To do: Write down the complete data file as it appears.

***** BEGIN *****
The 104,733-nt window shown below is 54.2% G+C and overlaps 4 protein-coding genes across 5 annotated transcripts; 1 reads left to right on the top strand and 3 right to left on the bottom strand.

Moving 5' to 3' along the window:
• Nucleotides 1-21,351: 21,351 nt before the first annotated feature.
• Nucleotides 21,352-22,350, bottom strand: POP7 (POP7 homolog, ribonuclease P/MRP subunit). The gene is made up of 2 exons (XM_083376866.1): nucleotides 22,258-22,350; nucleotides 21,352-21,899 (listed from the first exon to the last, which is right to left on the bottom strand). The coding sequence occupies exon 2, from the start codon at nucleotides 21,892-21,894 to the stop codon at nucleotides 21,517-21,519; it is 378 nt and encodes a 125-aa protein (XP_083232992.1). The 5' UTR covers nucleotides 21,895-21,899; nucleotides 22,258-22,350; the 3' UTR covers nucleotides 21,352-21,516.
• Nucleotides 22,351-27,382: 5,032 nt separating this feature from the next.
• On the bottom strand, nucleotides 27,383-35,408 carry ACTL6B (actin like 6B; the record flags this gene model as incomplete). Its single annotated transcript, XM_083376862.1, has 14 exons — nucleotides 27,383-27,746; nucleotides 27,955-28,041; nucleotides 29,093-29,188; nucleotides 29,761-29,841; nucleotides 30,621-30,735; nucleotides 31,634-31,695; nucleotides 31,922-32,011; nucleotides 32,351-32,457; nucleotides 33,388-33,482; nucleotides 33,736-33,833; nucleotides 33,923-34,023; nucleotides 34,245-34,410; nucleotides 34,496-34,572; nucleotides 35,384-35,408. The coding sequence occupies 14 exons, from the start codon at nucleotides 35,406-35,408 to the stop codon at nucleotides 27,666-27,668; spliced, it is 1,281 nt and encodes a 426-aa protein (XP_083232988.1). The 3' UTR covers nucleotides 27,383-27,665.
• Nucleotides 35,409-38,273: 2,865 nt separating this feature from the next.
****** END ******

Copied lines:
The 104,733-nt window shown below is 54.2% G+C and overlaps 4 protein-coding genes across 5 annotated transcripts; 1 reads left to right on the top strand and 3 right to left on the bottom strand.

Moving 5' to 3' along the window:
• Nucleotides 1-21,351: 21,351 nt before the first annotated feature.
• Nucleotides 21,352-22,350, bottom strand: POP7 (POP7 homolog, ribonuclease P/MRP subunit). The gene is made up of 2 exons (XM_083376866.1): nucleotides 22,258-22,350; nucleotides 21,352-21,899 (listed from the first exon to the last, which is right to left on the bottom strand). The coding sequence occupies exon 2, from the start codon at nucleotides 21,892-21,894 to the stop codon at nucleotides 21,517-21,519; it is 378 nt and encodes a 125-aa protein (XP_083232992.1). The 5' UTR covers nucleotides 21,895-21,899; nucleotides 22,258-22,350; the 3' UTR covers nucleotides 21,352-21,516.
• Nucleotides 22,351-27,382: 5,032 nt separating this feature from the next.
• On the bottom strand, nucleotides 27,383-35,408 carry ACTL6B (actin like 6B; the record flags this gene model as incomplete). Its single annotated transcript, XM_083376862.1, has 14 exons — nucleotides 27,383-27,746; nucleotides 27,955-28,041; nucleotides 29,093-29,188; nucleotides 29,761-29,841; nucleotides 30,621-30,735; nucleotides 31,634-31,695; nucleotides 31,922-32,011; nucleotides 32,351-32,457; nucleotides 33,388-33,482; nucleotides 33,736-33,833; nucleotides 33,923-34,023; nucleotides 34,245-34,410; nucleotides 34,496-34,572; nucleotides 35,384-35,408. The coding sequence occupies 14 exons, from the start codon at nucleotides 35,406-35,408 to the stop codon at nucleotides 27,666-27,668; spliced, it is 1,281 nt and encodes a 426-aa protein (XP_083232988.1). The 3' UTR covers nucleotides 27,383-27,665.
• Nucleotides 35,409-38,273: 2,865 nt separating this feature from the next.